A rigorous textual juxtaposition of two faiths, marred by uneven writing.



A comparative study of Christianity and Islam that seeks to spell out terms of reconciliation between the two religions. 

When Ireland (Christianity’s Invitation From Jesus to Islam, 2016) was a Protestant seminarian in 2000, he became fascinated by the theological connections between the Christian and Muslim faiths. He discovered many similarities and points of intersection, particularly in the religions’ authoritative scriptures. However, he also noted a considerable doctrinal divide, and that their interpretations of the conditions for salvation are mutually exclusive. For example, Christians venerate Jesus as the son of God and accept his combination of humanity and divinity. However, although the Quran repeatedly references Jesus and recognizes his status as a major prophet, it denies that he was more than a mere man. Ireland carefully reviews relevant passages in the Bible to present a remarkably concise snapshot of Christian theology. He provides a synoptic overview of the faith’s essential message, the Trinitarian conception of God, and an accessible interpretation of the Holy Spirit. Likewise, he explores the fundamental tenets of Judaism, as Christianity was historically connected to it and all three of the major monotheistic traditions are Abrahamic. The author also examines the Quran and adumbrates its foundational beliefs, which simply contradict the Bible’s claim to ultimate authority. Although Ireland calls for mutual respect and tolerance between the two religions—and reciprocal forgiveness for historical sins committed by zealots on either side—his deepest purpose is to describe and recommend the Christian view of salvation, which he says was made possible by Jesus’ ministry, martyrdom, and resurrection. The author’s command of the relevant scriptural material and scholarly commentaries is extraordinary, and this study functions as a handy reference guide for readers looking to compare the Bible and the Quran, point by point. Problematically, though, the prose style can be awkward and unwieldy: “In our review Christianity, would identify Islam as an individual religion separate from the basic beliefs of Christianity, since it uses many terms defined in Christianity or narratives in the Holy Bible in ways that are inconsistent with Biblical teachings.”

A rigorous textual juxtaposition of two faiths, marred by uneven writing.

Pub Date: Dec. 15, 2016

ISBN: 978-0-692-81648-6

Page Count: -

Publisher: Middle East Religious Studies Foundation

Review Posted Online: May 23, 2017

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Noted jazz and pop record producer Thiele offers a chatty autobiography. Aided by record-business colleague Golden, Thiele traces his career from his start as a ``pubescent, novice jazz record producer'' in the 1940s through the '50s, when he headed Coral, Dot, and Roulette Records, and the '60s, when he worked for ABC and ran the famous Impulse! jazz label. At Coral, Thiele championed the work of ``hillbilly'' singer Buddy Holly, although the only sessions he produced with Holly were marred by saccharine strings. The producer specialized in more mainstream popsters like the irrepressibly perky Teresa Brewer (who later became his fourth wife) and the bubble-machine muzak-meister Lawrence Welk. At Dot, Thiele was instrumental in recording Jack Kerouac's famous beat- generation ramblings to jazz accompaniment (recordings that Dot's president found ``pornographic''), while also overseeing a steady stream of pop hits. He then moved to the Mafia-controlled Roulette label, where he observed the ``silk-suited, pinky-ringed'' entourage who frequented the label's offices. Incredibly, however, Thiele remembers the famously hard-nosed Morris Levy, who ran the label and was eventually convicted of extortion, as ``one of the kindest, most warm-hearted, and classiest music men I have ever known.'' At ABC/Impulse!, Thiele oversaw the classic recordings of John Coltrane, although he is the first to admit that Coltrane essentially produced his own sessions. Like many producers of the day, Thiele participated in the ownership of publishing rights to some of the songs he recorded; he makes no apology for this practice, which he calls ``entirely appropriate and without any ethical conflicts.'' A pleasant, if not exactly riveting, memoir that will be of most interest to those with a thirst for cocktail-hour stories of the record biz. (25 halftones, not seen)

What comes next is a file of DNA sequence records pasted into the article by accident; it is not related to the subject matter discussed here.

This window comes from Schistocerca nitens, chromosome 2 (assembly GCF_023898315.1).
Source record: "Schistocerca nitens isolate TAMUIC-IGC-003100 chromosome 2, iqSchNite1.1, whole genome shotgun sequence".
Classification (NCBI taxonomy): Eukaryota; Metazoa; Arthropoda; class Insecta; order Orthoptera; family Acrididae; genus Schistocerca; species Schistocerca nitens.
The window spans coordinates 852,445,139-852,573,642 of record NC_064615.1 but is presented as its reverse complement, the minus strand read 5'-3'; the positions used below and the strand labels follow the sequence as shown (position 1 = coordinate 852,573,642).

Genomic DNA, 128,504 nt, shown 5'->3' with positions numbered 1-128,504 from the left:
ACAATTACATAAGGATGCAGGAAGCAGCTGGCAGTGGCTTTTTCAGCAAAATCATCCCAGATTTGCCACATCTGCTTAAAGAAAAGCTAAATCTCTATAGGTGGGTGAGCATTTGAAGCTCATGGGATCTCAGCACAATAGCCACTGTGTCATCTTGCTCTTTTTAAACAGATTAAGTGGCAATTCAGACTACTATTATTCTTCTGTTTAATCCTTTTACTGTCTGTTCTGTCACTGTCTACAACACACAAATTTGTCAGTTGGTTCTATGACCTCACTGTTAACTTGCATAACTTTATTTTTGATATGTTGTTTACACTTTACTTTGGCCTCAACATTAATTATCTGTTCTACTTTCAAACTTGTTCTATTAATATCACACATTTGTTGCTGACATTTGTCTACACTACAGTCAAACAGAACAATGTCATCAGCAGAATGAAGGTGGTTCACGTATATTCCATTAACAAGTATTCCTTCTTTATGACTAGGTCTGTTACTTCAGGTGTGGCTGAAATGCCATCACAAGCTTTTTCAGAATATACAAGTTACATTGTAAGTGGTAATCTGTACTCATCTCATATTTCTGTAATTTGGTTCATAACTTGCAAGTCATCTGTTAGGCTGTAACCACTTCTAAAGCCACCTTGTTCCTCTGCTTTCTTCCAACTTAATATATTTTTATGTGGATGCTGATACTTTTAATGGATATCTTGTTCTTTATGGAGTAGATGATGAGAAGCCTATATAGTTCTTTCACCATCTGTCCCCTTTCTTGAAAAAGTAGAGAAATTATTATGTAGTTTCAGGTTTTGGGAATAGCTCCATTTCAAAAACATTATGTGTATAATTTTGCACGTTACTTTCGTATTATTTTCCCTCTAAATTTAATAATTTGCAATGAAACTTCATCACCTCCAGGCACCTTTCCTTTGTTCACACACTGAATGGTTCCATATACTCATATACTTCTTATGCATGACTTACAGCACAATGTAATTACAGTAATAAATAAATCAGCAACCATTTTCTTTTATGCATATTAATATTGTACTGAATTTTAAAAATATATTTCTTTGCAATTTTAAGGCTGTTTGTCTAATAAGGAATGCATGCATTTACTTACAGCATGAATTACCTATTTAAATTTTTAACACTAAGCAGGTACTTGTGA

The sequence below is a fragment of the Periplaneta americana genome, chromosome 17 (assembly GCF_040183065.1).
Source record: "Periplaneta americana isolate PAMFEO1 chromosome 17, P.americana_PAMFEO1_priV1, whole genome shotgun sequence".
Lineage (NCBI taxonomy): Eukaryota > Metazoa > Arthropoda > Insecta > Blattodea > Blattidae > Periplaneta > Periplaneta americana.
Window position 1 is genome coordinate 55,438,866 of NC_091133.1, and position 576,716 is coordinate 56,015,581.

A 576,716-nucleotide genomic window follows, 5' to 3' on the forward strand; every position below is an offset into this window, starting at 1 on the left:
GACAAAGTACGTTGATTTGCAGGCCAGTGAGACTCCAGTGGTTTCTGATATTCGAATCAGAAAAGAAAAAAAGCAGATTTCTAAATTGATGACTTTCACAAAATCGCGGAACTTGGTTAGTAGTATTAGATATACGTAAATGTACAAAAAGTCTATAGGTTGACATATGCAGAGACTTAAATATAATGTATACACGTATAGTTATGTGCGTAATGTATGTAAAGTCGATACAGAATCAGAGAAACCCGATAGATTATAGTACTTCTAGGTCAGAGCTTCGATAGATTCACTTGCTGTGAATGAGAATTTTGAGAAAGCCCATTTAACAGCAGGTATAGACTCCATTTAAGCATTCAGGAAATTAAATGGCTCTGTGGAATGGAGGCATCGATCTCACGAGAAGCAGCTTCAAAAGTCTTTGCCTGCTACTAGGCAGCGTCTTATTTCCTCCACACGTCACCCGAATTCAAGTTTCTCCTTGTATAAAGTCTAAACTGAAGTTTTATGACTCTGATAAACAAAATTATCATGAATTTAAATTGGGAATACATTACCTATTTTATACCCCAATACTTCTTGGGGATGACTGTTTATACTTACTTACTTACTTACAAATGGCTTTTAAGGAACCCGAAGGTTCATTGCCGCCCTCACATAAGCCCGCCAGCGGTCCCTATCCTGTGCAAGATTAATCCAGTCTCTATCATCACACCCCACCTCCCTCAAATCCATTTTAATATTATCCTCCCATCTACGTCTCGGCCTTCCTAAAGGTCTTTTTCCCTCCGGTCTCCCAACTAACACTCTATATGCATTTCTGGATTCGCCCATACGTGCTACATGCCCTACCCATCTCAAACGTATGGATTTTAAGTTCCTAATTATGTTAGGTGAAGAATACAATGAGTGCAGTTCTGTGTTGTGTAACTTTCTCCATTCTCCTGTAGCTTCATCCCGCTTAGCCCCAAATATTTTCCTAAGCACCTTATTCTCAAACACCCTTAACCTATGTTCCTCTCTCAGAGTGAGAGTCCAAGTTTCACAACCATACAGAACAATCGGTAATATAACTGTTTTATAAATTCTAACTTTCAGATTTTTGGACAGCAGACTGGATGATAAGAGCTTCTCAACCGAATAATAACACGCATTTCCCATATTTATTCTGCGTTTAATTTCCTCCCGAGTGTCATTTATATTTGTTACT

Pub Date: May 1, 1995

ISBN: 0-19-508629-4

Page Count: 224

Publisher: Oxford Univ.

Review Posted Online: May 20, 2010

Kirkus Reviews Issue: March 1, 1995

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Stricter than, say, Bergen Evans or W3 ("disinterested" means impartial — period), Strunk is in the last analysis...



Privately published by Strunk of Cornell in 1918 and revised by his student E. B. White in 1959, that "little book" is back again with more White updatings.

Stricter than, say, Bergen Evans or W3 ("disinterested" means impartial — period), Strunk is in the last analysis (whoops — "A bankrupt expression") a unique guide (which means "without like or equal").

Pub Date: May 15, 1972

ISBN: 0205632645

Page Count: 105

Publisher: Macmillan

Review Posted Online: Oct. 28, 2011

Kirkus Reviews Issue: May 1, 1972

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